More competitions likely to ban synthetic turf

A deal with TV broadcasters in the Netherlands and a new training complex that could become a catalyst for lifting a synthetic turf stadium field in Scotland, could herald the end of synthetic turf in two more leagues.

Earlier this year, the Dutch Eredivisie were the first to ban synthetic turf surfaces in the highest Dutch football league from the 2025-2026 season.

The introduction of an incentive for clubs playing on natural turf, providing the surface passes some basic tests at least twice out of three tests during a season, has vastly contributed to a switch to natural turf as well as an improvement of the surfaces in this league.

Now the Eredivisie has renewed its broadcasting deal with ESPN, the concept might also be rolled out to the Keuken Kampioen Divisie, the Dutch premiership.

Part of the deal is that 15% of the approximately EUR 140 million ESPN-owner Disney is guaranteeing per year will be directed to the Keuken Kampioen Division. The deal also includes the televising of all matches in the Keuken Kampioen Division.

At present, eight clubs in this league play their home games on synthetic turf. Even a small portion of the EUR 21 million could go a long way to improve the stadium surfaces used for this league, as well as to stimulate clubs currently playing on synthetic turf to invest in a natural turf surface.

However, for a ban on synthetic turf in the Keuken Kampioen Divisie to be implemented, clubs would first have to introduce and adopt such a motion. This will not happen before mid-2024. Given the need for a transition, a possible ban on synthetic turf surfaces in the Keuken Kampioen Division is unlikely to happen before the 2026-2027 season.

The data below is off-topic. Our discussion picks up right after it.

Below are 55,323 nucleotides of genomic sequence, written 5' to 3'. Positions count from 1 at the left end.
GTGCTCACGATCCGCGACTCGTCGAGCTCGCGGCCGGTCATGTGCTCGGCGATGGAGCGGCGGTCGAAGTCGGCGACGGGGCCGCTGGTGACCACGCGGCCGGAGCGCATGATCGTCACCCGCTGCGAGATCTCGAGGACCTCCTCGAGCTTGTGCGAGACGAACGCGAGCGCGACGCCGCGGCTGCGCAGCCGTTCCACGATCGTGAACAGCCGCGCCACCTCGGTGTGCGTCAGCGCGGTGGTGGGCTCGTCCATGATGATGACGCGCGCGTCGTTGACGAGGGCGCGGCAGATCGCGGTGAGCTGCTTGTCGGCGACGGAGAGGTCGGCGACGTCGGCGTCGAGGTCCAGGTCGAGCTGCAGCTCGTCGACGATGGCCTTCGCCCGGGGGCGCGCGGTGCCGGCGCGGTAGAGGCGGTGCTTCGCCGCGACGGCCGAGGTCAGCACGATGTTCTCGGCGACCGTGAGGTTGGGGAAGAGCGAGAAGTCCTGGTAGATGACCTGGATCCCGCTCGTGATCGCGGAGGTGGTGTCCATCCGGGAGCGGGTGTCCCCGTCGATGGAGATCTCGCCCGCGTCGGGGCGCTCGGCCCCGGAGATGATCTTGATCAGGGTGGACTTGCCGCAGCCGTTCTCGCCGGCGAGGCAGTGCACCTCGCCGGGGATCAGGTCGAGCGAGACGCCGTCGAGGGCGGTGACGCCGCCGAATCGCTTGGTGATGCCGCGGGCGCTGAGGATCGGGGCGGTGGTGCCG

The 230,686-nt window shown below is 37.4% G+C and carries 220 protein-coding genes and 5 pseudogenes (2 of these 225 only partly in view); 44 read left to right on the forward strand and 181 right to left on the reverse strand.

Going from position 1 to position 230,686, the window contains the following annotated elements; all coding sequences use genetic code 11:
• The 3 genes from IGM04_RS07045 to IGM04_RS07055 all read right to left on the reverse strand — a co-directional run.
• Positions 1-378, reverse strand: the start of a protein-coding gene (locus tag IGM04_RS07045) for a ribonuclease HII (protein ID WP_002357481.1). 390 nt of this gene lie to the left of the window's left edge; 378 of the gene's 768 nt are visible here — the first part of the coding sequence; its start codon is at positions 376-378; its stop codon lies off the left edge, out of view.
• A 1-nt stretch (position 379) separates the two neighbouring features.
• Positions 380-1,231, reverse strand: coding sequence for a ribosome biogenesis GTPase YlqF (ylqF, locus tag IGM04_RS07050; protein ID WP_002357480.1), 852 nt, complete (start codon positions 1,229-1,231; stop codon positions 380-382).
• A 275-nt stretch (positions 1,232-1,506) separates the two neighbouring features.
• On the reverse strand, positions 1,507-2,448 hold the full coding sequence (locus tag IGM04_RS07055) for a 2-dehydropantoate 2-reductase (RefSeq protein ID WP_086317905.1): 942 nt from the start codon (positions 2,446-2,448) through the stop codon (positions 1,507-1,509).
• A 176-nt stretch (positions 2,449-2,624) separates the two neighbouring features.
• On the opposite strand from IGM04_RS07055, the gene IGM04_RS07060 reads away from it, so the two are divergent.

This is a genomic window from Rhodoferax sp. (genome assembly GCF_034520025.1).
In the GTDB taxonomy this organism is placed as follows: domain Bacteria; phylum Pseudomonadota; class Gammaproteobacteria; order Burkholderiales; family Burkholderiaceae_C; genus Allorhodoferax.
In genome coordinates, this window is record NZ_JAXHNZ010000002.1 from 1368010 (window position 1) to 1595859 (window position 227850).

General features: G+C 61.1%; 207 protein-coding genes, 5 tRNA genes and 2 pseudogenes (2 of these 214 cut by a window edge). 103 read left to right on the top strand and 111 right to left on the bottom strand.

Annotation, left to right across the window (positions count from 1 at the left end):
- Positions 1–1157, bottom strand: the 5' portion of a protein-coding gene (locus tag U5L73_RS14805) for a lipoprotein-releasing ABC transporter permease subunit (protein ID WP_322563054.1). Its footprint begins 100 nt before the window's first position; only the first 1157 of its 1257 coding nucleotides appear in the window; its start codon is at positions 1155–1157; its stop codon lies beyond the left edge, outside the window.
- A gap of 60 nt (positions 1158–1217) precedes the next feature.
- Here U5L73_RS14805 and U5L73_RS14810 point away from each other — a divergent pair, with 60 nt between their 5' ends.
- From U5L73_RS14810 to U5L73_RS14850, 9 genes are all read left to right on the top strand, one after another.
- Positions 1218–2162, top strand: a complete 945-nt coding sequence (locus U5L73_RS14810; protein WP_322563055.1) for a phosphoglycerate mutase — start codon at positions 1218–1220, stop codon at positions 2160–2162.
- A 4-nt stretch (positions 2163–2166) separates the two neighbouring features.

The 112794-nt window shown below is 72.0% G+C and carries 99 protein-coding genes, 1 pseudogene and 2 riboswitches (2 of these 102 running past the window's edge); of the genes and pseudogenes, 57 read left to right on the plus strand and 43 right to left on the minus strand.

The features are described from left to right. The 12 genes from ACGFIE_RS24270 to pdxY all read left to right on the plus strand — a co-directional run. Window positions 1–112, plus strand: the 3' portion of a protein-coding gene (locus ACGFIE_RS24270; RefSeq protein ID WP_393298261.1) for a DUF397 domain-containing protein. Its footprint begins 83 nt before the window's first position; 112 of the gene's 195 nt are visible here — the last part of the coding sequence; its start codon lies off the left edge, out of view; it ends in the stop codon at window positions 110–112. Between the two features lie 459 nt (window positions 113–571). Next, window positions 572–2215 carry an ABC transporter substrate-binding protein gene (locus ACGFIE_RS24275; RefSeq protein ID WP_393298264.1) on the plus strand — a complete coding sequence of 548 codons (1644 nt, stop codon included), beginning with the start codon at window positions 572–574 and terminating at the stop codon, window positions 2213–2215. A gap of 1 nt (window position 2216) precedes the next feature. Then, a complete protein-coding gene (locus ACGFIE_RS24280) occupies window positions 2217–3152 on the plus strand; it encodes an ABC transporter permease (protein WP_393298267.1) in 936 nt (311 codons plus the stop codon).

New training complex

In Scotland, such a ban has become more likely following the announcement that Kilmarnock is considering replacing their synthetic surface at Rugby Park with natural turf. As the club is making progress regarding the establishing of the Bowie Park training facility, a synthetic turf stadium surface will soon no longer be needed.

Bowie Park will get two full-size pitches and will serve as a base for the Kilmarnock women’s team as well as the heart of the youth academy.

According to Billy Bowie, the major shareholder of the club, the opening of this new facility in Q3 next year could be a catalyst for lifting the synthetic turf surface at their stadium. He is already planning matches to be played on grass from the 2025-2026 season onwards.

If Kilmarnock switched to a natural or hybrid surface, only Livingston would play on synthetic turf

in the Scottish premiership. Regulations in the Scottish league stipulate that for a vote (on banning synthetic turf) to pass, it would need a result of 11-1.

It unknown whether clubs in the Scottish premiership are already considering tabling a motion to ban synthetic turf.

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